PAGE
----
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The Losing Game of Comparison

  |  February 13, 2014   |  Comments

Many of us assume that our careers will follow a set linear path, but often that is not the case. Instead of dwelling on what you expected the trajectory to look like, focus on your strengths and the value you bring to a group.

"Jealousy is the fear of comparison." - Max Frisch, novelist

I have fraternal twin boys. They were born a minute apart almost six years ago and from the moment they were born have had identical measurements, both weight and height. Like robots, they even met their early milestones at the same time, and, even though they weren't identical, they looked exactly alike for their first couple of years. It was hard to not think of them interchangeably.

They started kindergarten this past September at a time when our educational system is testing-happy. We receive status updates on their academic progress at a rate that can rival the invitations you receive from your second cousin to Candy Crush Saga. The boys are in different classes now and we can't ignore the fact that they're different people with individual strengths and challenges. At first, my default was to compare them, especially since until September they had all the same background and opportunities. Wouldn't they then be on the same track? Apparently, that's not how life works whether you're in kindergarten or 20 years into your career.

When we're in school, we follow a preset path - kindergarten, first grade, second, etc. We assume our careers will follow the same path, from entry level to president perhaps. Those who begin with us we assume will either follow a similar trajectory and/or will be our main competition. It doesn't work that way for many reasons. For one, very few of us stay on the same track. Life gets in our way (as it should). Secondly, like my twins, we're not identical with our peers. They may be better managers of people and you may be more creative; it wouldn't be fair to you, them, or your employer to bypass this understanding in favor of some egalitarian structure.

As someone who has mentored and coached people extensively in my career, I'm often confronted with this situation of "Why her and not me?" Sometimes that individual may not even want the promotion someone else received, but they assume they should at least be in line for it because of how many years they have put in. Don't worry about other people. Don't even worry if they got the one job that you really wanted (if you're qualified, there will be another one better suited for you, trust me). Competition, keeping score, and comparing your outcomes to others is a losing, unproductive game. It doesn't move you forward. There may be very good reasons about why you didn't get what you believe you deserved, but it has nothing to do with why someone else did and even less to do with what you expected the linear path to look like.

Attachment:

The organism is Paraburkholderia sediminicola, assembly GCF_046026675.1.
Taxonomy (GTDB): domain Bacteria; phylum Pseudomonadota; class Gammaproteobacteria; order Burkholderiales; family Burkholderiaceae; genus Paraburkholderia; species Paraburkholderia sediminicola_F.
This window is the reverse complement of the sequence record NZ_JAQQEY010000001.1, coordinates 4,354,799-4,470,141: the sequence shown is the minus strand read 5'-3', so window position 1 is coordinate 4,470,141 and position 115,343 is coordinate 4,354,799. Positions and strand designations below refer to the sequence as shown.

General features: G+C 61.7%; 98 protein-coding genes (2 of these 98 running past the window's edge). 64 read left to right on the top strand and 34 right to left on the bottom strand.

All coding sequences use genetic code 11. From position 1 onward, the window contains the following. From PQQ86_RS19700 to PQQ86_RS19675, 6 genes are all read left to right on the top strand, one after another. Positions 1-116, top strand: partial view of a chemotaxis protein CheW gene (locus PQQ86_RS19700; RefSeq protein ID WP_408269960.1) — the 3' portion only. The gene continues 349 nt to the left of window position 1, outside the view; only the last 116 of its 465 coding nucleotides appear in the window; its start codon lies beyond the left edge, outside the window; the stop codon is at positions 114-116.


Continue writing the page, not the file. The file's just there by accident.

Instead, focus on what your strengths are and the value you bring to a group. Also, surround yourself with mentors and supervisors who can also guide you honestly in your personal career path. I remember 10 years ago, after many interviews, not being offered a senior position I thought I was qualified for. I was disappointed, but my mentor was pleased. She had the experience and understanding that this was a mismatch and, even though I couldn't see it at the time (and now do), at least, the hiring employer did also.

As I write this, I hear my twins arguing over who is a better artist. "Art is a pretty wide field," I yell over.

"Well, I'm a better speller," one yells back.

"Better than whom? Not me!" I yell back (although, that may not be true; I'm a terrible speller).

Silence - they are either banding together to defeat me or they have no idea what I'm talking about. Either way, I'm OK with it. At least they're not fighting.

Image via Shutterstock.



Anna Papadopoulos

Based in New York, Anna Papadopoulos has held several digital media positions and has worked across many sectors including automotive, financial, pharmaceutical, and CPG.

An advocate for creative media thinking and an early digital pioneer, Anna has been a part of several industry firsts, including the first fully integrated campaign and podcast for Volvo and has been a ClickZ contributor since 2005. She began her career as a media negotiator for TBS Media Management, where she bought for media clients such as CVS and RadioShack. Anna earned her bachelor's degree in journalism from St. John's University in New York.

Follow her on Twitter @annapapadopoulo and on LinkedIn.

Anna's ideas and columns represent only her own opinion and not her company's.

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